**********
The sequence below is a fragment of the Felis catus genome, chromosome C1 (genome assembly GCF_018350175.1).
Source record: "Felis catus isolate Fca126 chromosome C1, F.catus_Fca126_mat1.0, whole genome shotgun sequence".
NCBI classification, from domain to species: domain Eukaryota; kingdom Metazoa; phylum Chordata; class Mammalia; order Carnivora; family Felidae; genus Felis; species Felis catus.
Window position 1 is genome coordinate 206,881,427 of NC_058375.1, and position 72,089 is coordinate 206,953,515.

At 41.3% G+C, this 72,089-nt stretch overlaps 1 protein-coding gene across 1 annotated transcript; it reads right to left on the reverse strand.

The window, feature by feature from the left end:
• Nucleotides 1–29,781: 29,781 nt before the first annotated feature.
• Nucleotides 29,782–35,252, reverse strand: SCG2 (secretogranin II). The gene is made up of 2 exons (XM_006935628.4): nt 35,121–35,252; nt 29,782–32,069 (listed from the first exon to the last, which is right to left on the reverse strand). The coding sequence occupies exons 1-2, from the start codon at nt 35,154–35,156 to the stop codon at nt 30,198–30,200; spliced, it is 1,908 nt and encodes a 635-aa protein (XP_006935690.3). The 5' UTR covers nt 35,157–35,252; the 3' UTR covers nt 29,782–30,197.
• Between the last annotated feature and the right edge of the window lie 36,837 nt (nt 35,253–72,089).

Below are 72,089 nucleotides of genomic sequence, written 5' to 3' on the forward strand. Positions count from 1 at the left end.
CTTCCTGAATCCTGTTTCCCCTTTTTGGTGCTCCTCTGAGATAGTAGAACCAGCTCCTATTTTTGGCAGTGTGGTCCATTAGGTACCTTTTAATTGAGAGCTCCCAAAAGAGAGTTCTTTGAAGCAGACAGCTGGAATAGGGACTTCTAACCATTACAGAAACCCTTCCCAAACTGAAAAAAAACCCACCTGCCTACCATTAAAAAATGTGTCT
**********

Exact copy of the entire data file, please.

The sequence below is a fragment of the Felis catus genome, chromosome C1 (genome assembly GCF_018350175.1).
Source record: "Felis catus isolate Fca126 chromosome C1, F.catus_Fca126_mat1.0, whole genome shotgun sequence".
NCBI classification, from domain to species: domain Eukaryota; kingdom Metazoa; phylum Chordata; class Mammalia; order Carnivora; family Felidae; genus Felis; species Felis catus.
Window position 1 is genome coordinate 206,881,427 of NC_058375.1, and position 72,089 is coordinate 206,953,515.

At 41.3% G+C, this 72,089-nt stretch overlaps 1 protein-coding gene across 1 annotated transcript; it reads right to left on the reverse strand.

The window, feature by feature from the left end:
• Nucleotides 1–29,781: 29,781 nt before the first annotated feature.
• Nucleotides 29,782–35,252, reverse strand: SCG2 (secretogranin II). The gene is made up of 2 exons (XM_006935628.4): nt 35,121–35,252; nt 29,782–32,069 (listed from the first exon to the last, which is right to left on the reverse strand). The coding sequence occupies exons 1-2, from the start codon at nt 35,154–35,156 to the stop codon at nt 30,198–30,200; spliced, it is 1,908 nt and encodes a 635-aa protein (XP_006935690.3). The 5' UTR covers nt 35,157–35,252; the 3' UTR covers nt 29,782–30,197.
• Between the last annotated feature and the right edge of the window lie 36,837 nt (nt 35,253–72,089).

Below are 72,089 nucleotides of genomic sequence, written 5' to 3' on the forward strand. Positions count from 1 at the left end.
CTTCCTGAATCCTGTTTCCCCTTTTTGGTGCTCCTCTGAGATAGTAGAACCAGCTCCTATTTTTGGCAGTGTGGTCCATTAGGTACCTTTTAATTGAGAGCTCCCAAAAGAGAGTTCTTTGAAGCAGACAGCTGGAATAGGGACTTCTAACCATTACAGAAACCCTTCCCAAACTGAAAAAAAACCCACCTGCCTACCATTAAAAAATGTGTCT